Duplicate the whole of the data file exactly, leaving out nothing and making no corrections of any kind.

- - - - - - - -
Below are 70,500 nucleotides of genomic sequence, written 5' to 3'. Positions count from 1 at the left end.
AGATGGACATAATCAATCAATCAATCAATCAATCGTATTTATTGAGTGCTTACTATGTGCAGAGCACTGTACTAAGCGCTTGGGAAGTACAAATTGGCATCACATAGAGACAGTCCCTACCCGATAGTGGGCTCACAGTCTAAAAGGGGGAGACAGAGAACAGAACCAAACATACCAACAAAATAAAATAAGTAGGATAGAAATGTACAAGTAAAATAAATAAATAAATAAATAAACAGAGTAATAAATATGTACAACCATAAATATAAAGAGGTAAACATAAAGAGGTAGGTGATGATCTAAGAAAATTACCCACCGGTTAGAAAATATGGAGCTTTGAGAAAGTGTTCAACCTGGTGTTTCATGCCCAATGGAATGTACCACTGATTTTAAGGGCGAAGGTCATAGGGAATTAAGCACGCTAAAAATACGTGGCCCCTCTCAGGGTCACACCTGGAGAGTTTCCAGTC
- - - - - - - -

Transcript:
Below are 70,500 nucleotides of genomic sequence, written 5' to 3'. Positions count from 1 at the left end.
AGATGGACATAATCAATCAATCAATCAATCAATCGTATTTATTGAGTGCTTACTATGTGCAGAGCACTGTACTAAGCGCTTGGGAAGTACAAATTGGCATCACATAGAGACAGTCCCTACCCGATAGTGGGCTCACAGTCTAAAAGGGGGAGACAGAGAACAGAACCAAACATACCAACAAAATAAAATAAGTAGGATAGAAATGTACAAGTAAAATAAATAAATAAATAAATAAACAGAGTAATAAATATGTACAACCATAAATATAAAGAGGTAAACATAAAGAGGTAGGTGATGATCTAAGAAAATTACCCACCGGTTAGAAAATATGGAGCTTTGAGAAAGTGTTCAACCTGGTGTTTCATGCCCAATGGAATGTACCACTGATTTTAAGGGCGAAGGTCATAGGGAATTAAGCACGCTAAAAATACGTGGCCCCTCTCAGGGTCACACCTGGAGAGTTTCCAGTC